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Old 07-25-2010, 08:01 AM   #25
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My question would be is what is the compression of the other 6 cyls. Your comparing two adjacent cyls 50# and 130# and one that doesn't fire up. You should know what the average is on the other cyls. You failed the test because the HC was way out of wack. CO is mixture and HC is unburned fuel. You say that #5 has a burnt exh valve, I question that, could have worn rings.

If you brought it to my shop I would start with a complete compression test. Run the engine to warm it up, remove the plugs and keep them in order so you can look for soot (looking for a rich mixture) To eliminate the Carb. I would then replace # 7 cyl plug and wire from #8 cyl to see if the skip was gone. Still skipping I would invert the Dist cap and look for a tracer line from #7 pin to ground, going from the pin to the edge of the distributor edge. I doubt that the timing chain is the problem. I will be watching this thread to see how your doing. What ever you do,don't throw parts at it or you'll go broke. Good luck.

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Old 07-25-2010, 03:51 PM   #26
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Look for some foreign objects, such as mouse habitats, inside the intake manifold. If that one port is filled with garbage, it won't ever get enough air/fuel to fire.
If the engine was completely assembled, (carburetor and air filter in place), there isn;t a mouse/spider/wasp on earth that could get past the closed throttle plates in the base of the carburetor. Cylinder #7 has good compression, so there is NO blockage in the intake tract.

Now I suppose in a 9 year period, a spider might be able to crawl up through the tailpipe/muffler/catalytic convertor (if so equipped), then through cylinder #7 exhaust valve (if it happened to be open when last shut off, and then through the intake valve (if it was open during the overlap portion of the valve train cycle, but that is so far fetched, I would never consider it.
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Old 07-25-2010, 03:51 PM   #27
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Scarecoupe,

1- 130 psi
3- 138 psi
5- 50 psi
7- 135 psi

2- 132 psi
4- 130 psi
6- 135 psi
8- 140 psi

The first thing I did after failing smog was to run a compression test. I pulled all plugs, held the throttle wide open, and gave each cylinder 6 full compression cycles.

When I first changed all the plugs, I labeled all the old ones, inspecting each one. They all looked exactly the same. They were all tan with a thin film of carbon buildup. The plugs were a dark tan, a tad closer to being brown that tan, which leads me to believe the TQ was running slightly rich when he parked it 9 years ago.

The #2 plug had enough carbon buildup running up the side of the side of the electrode to a point where it closed the gap to about .020".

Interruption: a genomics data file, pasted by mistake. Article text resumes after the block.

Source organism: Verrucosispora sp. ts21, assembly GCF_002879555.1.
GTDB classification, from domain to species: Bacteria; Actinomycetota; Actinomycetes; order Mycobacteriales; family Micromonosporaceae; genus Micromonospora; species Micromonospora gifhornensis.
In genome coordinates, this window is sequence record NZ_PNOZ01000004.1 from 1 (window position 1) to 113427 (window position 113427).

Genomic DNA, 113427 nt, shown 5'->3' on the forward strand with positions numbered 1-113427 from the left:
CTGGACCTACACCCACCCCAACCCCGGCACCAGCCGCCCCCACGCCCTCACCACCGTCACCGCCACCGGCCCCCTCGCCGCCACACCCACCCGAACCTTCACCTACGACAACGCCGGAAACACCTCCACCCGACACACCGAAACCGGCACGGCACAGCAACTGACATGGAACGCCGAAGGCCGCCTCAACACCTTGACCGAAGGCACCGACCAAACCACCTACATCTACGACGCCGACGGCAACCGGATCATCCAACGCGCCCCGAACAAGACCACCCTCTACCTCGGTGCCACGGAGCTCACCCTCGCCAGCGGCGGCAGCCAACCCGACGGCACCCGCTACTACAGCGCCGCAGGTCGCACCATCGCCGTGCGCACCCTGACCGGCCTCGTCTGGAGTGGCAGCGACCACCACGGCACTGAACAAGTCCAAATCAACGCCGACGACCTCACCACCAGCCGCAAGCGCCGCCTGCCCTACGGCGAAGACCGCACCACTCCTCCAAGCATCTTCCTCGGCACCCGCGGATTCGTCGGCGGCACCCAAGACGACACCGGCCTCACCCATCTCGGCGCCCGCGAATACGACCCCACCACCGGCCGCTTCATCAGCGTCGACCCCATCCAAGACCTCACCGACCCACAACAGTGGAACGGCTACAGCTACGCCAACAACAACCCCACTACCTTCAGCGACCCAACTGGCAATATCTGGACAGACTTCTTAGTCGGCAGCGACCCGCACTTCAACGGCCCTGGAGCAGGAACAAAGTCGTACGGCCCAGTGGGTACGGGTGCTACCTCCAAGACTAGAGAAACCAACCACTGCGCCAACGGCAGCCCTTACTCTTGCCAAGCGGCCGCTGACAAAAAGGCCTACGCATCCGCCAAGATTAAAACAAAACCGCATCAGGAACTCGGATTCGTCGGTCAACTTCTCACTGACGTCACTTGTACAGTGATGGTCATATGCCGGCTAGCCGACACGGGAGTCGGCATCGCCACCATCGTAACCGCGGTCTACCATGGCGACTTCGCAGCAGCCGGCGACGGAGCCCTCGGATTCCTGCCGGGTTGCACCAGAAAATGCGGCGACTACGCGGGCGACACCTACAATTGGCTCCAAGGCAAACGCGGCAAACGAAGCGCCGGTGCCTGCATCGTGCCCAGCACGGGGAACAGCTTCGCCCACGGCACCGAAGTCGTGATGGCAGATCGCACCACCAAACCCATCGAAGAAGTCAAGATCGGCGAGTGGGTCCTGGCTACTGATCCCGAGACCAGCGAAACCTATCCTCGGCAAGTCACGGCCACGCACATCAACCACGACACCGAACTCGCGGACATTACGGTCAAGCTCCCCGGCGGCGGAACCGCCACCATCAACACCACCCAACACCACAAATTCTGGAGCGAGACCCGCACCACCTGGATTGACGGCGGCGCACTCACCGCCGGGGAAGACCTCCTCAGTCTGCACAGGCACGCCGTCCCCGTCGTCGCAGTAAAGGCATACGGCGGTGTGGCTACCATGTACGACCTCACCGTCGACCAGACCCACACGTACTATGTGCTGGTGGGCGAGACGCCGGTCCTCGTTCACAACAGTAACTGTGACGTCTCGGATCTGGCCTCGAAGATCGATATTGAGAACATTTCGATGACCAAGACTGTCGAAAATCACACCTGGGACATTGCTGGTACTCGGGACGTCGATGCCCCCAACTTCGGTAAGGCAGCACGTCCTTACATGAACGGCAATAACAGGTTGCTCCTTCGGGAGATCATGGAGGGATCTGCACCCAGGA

To further test #5 I shot about 1 ounce of motor oil (2 pumps from an engineers oiler can) in to the cylinder then tested it again. There was no change. Still 50 psi.

I put all the plugs back in, except for #5. The compression gauge was in it. I started the engine and it ran 50 psi at idle. I floored the accelerator and it went to 60 psi.

I used to compression gauges, one NAPA brand and one is a Snap On brand. Both gave identical readings in every identical test.

The exhaust has a slight chuffing sound at idle and idles kinda smooth at about 750-800 rpm, but when you drop it in gear, the idle roughens and there is a good amount of chuffing.

The vacuum gauge is rock solid at all times.

To eliminate the TQ you advised using the plug and wire from #8. Did you mean swap the cables and plugs, maintaining proper firing order, or swap the firing of 7 & 8?

I did swap the firing with 5&7 and also stuck 5's cable and plug on 7 and put 7's on 5, maintaining proper firing order.

Please advise.
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Old 07-25-2010, 03:55 PM   #28
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If the engine was completely assembled, (carburetor and air filter in place), there isn;t a mouse/spider/wasp on earth that could get past the closed throttle plates in the base of the carburetor. Cylinder #7 has good compression, so there is NO blockage in the intake tract.

Now I suppose in a 9 year period, a spider might be able to crawl up through the tailpipe/muffler/catalytic convertor (if so equipped), then through cylinder #7 exhaust valve (if it happened to be open when last shut off, and then through the intake valve (if it was open during the overlap portion of the valve train cycle, but that is so far fetched, I would never consider it.
When I first looked at this engine, I actually did a visual examination for even longshots in the dark like that. It was clean.

I've started to disassemble and am taking tons of pictures. Used to be able to memorize where everything went. Nowadays? Not a chance.

Had I known I was going to live this long I would have taken better care of myself.